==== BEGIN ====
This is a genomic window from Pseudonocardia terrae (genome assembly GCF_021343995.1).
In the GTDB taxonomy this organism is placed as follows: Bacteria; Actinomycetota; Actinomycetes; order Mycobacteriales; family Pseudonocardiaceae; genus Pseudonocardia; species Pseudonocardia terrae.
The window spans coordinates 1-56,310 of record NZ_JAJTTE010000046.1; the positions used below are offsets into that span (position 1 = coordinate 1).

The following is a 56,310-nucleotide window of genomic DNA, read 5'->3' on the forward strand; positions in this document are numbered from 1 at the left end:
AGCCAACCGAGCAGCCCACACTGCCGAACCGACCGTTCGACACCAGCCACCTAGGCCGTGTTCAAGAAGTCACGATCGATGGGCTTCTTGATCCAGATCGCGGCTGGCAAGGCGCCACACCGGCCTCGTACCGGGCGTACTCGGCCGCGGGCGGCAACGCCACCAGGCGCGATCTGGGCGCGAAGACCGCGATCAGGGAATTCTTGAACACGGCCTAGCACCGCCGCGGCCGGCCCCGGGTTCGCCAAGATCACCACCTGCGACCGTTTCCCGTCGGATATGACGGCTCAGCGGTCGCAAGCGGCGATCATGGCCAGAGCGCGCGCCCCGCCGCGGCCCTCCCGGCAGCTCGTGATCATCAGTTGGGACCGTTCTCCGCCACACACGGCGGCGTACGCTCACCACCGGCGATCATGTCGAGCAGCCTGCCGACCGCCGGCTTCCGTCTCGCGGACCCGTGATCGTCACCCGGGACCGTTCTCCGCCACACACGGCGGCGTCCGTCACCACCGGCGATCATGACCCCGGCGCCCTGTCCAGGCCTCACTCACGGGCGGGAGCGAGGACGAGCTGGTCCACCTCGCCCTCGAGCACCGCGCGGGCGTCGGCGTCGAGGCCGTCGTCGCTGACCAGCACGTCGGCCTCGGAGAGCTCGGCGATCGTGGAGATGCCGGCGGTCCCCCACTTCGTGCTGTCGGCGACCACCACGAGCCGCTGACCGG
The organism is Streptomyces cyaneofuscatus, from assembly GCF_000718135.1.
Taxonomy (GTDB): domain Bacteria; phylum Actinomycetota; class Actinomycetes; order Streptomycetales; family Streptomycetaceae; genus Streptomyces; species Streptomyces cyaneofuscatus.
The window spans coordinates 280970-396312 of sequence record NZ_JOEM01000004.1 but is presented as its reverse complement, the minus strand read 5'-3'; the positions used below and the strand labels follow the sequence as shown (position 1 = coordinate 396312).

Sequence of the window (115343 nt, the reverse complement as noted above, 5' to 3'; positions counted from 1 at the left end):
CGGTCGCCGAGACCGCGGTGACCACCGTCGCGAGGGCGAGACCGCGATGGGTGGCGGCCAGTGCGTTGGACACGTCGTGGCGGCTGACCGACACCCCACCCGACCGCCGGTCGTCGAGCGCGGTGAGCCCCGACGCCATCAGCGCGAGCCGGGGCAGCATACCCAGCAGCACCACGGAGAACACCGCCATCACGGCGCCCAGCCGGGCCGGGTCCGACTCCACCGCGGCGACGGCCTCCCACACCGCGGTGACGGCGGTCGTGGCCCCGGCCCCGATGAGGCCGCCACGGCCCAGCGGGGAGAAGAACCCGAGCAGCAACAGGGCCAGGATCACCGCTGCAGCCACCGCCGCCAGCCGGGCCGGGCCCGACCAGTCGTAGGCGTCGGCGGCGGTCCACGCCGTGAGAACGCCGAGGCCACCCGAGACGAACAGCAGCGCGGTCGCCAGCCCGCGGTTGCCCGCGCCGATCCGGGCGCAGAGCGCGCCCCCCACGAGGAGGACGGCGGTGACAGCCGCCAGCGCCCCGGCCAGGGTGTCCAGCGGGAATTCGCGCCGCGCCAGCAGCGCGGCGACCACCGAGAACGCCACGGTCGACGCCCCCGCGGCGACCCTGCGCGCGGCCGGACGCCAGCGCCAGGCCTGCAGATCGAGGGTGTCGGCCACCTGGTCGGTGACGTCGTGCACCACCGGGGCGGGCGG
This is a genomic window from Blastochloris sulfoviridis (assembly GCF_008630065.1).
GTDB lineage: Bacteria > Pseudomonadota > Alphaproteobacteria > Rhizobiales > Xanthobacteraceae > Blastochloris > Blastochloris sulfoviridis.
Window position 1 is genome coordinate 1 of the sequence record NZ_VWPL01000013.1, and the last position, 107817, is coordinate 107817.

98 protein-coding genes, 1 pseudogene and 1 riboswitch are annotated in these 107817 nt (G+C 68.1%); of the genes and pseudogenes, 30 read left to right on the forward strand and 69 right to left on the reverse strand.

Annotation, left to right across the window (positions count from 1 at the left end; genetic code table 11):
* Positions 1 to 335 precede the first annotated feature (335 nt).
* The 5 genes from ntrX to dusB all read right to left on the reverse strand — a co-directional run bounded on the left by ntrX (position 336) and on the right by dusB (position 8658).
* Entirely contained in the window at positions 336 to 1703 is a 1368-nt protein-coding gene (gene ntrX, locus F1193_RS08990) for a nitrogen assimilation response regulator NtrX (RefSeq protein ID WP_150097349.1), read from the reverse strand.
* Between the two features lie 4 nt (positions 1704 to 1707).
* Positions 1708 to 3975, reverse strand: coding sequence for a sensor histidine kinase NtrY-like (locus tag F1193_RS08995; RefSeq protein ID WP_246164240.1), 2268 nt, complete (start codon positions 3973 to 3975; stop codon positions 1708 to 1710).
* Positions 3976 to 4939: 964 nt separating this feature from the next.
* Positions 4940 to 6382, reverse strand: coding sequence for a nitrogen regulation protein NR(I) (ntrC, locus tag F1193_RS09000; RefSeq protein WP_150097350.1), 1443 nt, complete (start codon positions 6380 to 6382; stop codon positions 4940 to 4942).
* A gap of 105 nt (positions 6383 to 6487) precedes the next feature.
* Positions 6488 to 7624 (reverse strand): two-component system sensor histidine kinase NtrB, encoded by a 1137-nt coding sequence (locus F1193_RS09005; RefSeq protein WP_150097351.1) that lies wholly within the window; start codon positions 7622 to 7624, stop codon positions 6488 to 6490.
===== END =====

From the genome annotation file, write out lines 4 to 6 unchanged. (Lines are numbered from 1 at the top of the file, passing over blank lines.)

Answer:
The following is a 56,310-nucleotide window of genomic DNA, read 5'->3' on the forward strand; positions in this document are numbered from 1 at the left end:
AGCCAACCGAGCAGCCCACACTGCCGAACCGACCGTTCGACACCAGCCACCTAGGCCGTGTTCAAGAAGTCACGATCGATGGGCTTCTTGATCCAGATCGCGGCTGGCAAGGCGCCACACCGGCCTCGTACCGGGCGTACTCGGCCGCGGGCGGCAACGCCACCAGGCGCGATCTGGGCGCGAAGACCGCGATCAGGGAATTCTTGAACACGGCCTAGCACCGCCGCGGCCGGCCCCGGGTTCGCCAAGATCACCACCTGCGACCGTTTCCCGTCGGATATGACGGCTCAGCGGTCGCAAGCGGCGATCATGGCCAGAGCGCGCGCCCCGCCGCGGCCCTCCCGGCAGCTCGTGATCATCAGTTGGGACCGTTCTCCGCCACACACGGCGGCGTACGCTCACCACCGGCGATCATGTCGAGCAGCCTGCCGACCGCCGGCTTCCGTCTCGCGGACCCGTGATCGTCACCCGGGACCGTTCTCCGCCACACACGGCGGCGTCCGTCACCACCGGCGATCATGACCCCGGCGCCCTGTCCAGGCCTCACTCACGGGCGGGAGCGAGGACGAGCTGGTCCACCTCGCCCTCGAGCACCGCGCGGGCGTCGGCGTCGAGGCCGTCGTCGCTGACCAGCACGTCGGCCTCGGAGAGCTCGGCGATCGTGGAGATGCCGGCGGTCCCCCACTTCGTGCTGTCGGCGACCACCACGAGCCGCTGACCGG
The organism is Streptomyces cyaneofuscatus, from assembly GCF_000718135.1.